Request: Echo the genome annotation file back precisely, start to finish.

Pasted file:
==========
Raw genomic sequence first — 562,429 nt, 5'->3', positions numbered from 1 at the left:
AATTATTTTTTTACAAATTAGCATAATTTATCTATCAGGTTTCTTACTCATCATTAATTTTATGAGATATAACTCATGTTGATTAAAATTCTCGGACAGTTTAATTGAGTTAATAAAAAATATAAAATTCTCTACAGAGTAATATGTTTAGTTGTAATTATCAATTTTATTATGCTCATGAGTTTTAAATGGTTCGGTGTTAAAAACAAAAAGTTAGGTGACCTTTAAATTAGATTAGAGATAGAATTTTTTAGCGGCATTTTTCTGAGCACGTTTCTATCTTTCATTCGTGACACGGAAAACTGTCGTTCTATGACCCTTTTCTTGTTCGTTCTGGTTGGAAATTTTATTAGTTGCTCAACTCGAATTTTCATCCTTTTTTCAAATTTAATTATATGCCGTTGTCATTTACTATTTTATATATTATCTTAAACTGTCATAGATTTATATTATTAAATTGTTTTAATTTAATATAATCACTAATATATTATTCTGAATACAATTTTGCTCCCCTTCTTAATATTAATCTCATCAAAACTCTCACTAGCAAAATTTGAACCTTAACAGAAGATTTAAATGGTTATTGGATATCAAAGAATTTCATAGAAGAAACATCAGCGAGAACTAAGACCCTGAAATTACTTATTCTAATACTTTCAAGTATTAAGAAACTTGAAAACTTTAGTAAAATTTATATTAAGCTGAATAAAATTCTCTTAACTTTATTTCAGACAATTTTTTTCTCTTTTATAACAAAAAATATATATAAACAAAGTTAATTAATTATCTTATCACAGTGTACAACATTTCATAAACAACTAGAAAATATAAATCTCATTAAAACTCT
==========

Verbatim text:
Raw genomic sequence first — 562,429 nt, 5'->3', positions numbered from 1 at the left:
AATTATTTTTTTACAAATTAGCATAATTTATCTATCAGGTTTCTTACTCATCATTAATTTTATGAGATATAACTCATGTTGATTAAAATTCTCGGACAGTTTAATTGAGTTAATAAAAAATATAAAATTCTCTACAGAGTAATATGTTTAGTTGTAATTATCAATTTTATTATGCTCATGAGTTTTAAATGGTTCGGTGTTAAAAACAAAAAGTTAGGTGACCTTTAAATTAGATTAGAGATAGAATTTTTTAGCGGCATTTTTCTGAGCACGTTTCTATCTTTCATTCGTGACACGGAAAACTGTCGTTCTATGACCCTTTTCTTGTTCGTTCTGGTTGGAAATTTTATTAGTTGCTCAACTCGAATTTTCATCCTTTTTTCAAATTTAATTATATGCCGTTGTCATTTACTATTTTATATATTATCTTAAACTGTCATAGATTTATATTATTAAATTGTTTTAATTTAATATAATCACTAATATATTATTCTGAATACAATTTTGCTCCCCTTCTTAATATTAATCTCATCAAAACTCTCACTAGCAAAATTTGAACCTTAACAGAAGATTTAAATGGTTATTGGATATCAAAGAATTTCATAGAAGAAACATCAGCGAGAACTAAGACCCTGAAATTACTTATTCTAATACTTTCAAGTATTAAGAAACTTGAAAACTTTAGTAAAATTTATATTAAGCTGAATAAAATTCTCTTAACTTTATTTCAGACAATTTTTTTCTCTTTTATAACAAAAAATATATATAAACAAAGTTAATTAATTATCTTATCACAGTGTACAACATTTCATAAACAACTAGAAAATATAAATCTCATTAAAACTCT